Background: The workshop was held at the Rumbalara Aboriginal Co-operative in Shepparton, Victoria on 24 November 1999. About 40 people attended. Rumbalara was a great place to have the workshop. This was a day for Koori researchers to present and discuss their work and/or involvement in research activities and for others to voice their concerns about research itself. Both Community Elders and young Community members spoke of their experiences and offered opinions.
Goals of the Workshop: Look at and listen to the Koori Community’s concerns about research; Look at the barriers to Community control in health research; Look at things that would facilitate Community control in health research; Look at strategies that would strengthen Community participation in and control of health research.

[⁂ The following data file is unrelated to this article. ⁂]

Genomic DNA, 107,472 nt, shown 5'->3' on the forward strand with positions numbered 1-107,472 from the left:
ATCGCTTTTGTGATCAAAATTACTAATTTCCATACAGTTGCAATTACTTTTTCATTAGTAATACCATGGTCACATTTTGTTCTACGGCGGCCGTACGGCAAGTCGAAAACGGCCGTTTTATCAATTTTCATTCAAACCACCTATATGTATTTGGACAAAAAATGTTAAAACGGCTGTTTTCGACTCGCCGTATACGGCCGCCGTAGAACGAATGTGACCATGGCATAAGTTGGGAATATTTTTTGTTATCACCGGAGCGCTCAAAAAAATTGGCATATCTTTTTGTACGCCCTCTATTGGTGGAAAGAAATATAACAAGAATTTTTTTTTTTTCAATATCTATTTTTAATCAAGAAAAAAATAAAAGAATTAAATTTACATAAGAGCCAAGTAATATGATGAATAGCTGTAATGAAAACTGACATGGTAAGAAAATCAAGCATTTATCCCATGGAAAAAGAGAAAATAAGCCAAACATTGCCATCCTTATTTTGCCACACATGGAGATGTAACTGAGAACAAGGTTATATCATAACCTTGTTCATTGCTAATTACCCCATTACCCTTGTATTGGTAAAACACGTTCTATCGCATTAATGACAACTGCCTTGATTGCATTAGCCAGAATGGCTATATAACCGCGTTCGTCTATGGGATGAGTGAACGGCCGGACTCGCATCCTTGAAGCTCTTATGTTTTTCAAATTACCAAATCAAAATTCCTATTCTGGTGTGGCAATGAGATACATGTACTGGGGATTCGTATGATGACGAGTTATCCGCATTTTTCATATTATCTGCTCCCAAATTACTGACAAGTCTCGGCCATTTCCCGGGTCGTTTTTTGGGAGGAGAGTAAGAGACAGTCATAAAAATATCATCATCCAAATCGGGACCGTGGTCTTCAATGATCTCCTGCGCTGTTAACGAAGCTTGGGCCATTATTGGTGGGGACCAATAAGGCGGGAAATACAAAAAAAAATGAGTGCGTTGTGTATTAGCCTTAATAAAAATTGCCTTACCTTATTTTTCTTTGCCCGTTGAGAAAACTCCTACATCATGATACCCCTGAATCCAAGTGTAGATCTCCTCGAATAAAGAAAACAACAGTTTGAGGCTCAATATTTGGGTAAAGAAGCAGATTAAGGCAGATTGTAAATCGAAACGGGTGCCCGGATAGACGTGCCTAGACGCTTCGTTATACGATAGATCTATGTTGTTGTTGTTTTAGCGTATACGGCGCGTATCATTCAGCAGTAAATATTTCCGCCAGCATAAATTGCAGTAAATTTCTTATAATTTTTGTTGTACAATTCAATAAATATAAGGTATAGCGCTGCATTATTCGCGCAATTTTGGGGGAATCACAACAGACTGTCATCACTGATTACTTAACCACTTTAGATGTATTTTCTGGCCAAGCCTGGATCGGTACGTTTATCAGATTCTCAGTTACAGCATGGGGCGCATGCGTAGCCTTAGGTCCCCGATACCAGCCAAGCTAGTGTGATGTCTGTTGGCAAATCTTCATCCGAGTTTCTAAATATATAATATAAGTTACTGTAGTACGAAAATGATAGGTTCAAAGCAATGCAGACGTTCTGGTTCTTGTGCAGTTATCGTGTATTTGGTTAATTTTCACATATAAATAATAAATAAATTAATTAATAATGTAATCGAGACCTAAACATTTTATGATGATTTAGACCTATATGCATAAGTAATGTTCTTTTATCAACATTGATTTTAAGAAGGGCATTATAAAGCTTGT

As Ian Anderson said in explaining the purpose of the workshop: Today was an outcome of some discussions that we at the VicHealth Koori Health Research and Community Development Unit in Melbourne have been having with the Department of Rural Health, up here in Shepparton. We have been talking about involving the Koori Community in research, and about assisting the Community to take control of research in the area of health. One of the things that we thought would be very important to do was to start to listen to some of the stories of people who have had experience over the last five to ten years in research and evaluation initiatives. We thought it would be valuable to talk about some of the benefits of Koori involvement in research, as well as some of the risks and dangers. In line with this emphasis on listening to the stories of others and sharing ideas about how to increase Koori involvement in and control of research, the workshop was designed to be both informative and productive. The day’s activities thus included individual presentations, question and answer sessions, group activities and a panel discussion, with ‘time out’ for more informal discussion over tea, lunch and an end of day BBQ. This mixture of seminars,group activities and socialising worked well – although it proved to be a long day!